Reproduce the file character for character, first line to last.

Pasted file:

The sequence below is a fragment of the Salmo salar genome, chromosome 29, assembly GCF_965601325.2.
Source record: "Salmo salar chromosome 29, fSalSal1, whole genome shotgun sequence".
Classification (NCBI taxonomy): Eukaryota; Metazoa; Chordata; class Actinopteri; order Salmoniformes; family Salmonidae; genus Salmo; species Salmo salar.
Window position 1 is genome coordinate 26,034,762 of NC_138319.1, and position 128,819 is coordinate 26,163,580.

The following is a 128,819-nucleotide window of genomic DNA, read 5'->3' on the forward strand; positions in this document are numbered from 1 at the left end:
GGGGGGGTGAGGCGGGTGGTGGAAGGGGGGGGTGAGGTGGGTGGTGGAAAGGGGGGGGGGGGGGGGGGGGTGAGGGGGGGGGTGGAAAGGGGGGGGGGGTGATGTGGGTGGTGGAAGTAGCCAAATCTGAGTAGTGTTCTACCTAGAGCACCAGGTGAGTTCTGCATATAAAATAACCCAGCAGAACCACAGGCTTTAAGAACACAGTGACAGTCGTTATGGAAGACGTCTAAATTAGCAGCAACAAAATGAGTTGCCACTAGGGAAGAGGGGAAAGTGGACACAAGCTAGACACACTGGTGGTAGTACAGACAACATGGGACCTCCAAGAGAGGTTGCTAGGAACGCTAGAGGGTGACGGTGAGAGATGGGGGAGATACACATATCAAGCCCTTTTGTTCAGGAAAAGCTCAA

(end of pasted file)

The sequence below is a fragment of the Salmo salar genome, chromosome 29, assembly GCF_965601325.2.
Source record: "Salmo salar chromosome 29, fSalSal1, whole genome shotgun sequence".
Classification (NCBI taxonomy): Eukaryota; Metazoa; Chordata; class Actinopteri; order Salmoniformes; family Salmonidae; genus Salmo; species Salmo salar.
Window position 1 is genome coordinate 26,034,762 of NC_138319.1, and position 128,819 is coordinate 26,163,580.

The following is a 128,819-nucleotide window of genomic DNA, read 5'->3' on the forward strand; positions in this document are numbered from 1 at the left end:
GGGGGGGTGAGGCGGGTGGTGGAAGGGGGGGGTGAGGTGGGTGGTGGAAAGGGGGGGGGGGGGGGGGGGGTGAGGGGGGGGGTGGAAAGGGGGGGGGGGTGATGTGGGTGGTGGAAGTAGCCAAATCTGAGTAGTGTTCTACCTAGAGCACCAGGTGAGTTCTGCATATAAAATAACCCAGCAGAACCACAGGCTTTAAGAACACAGTGACAGTCGTTATGGAAGACGTCTAAATTAGCAGCAACAAAATGAGTTGCCACTAGGGAAGAGGGGAAAGTGGACACAAGCTAGACACACTGGTGGTAGTACAGACAACATGGGACCTCCAAGAGAGGTTGCTAGGAACGCTAGAGGGTGACGGTGAGAGATGGGGGAGATACACATATCAAGCCCTTTTGTTCAGGAAAAGCTCAA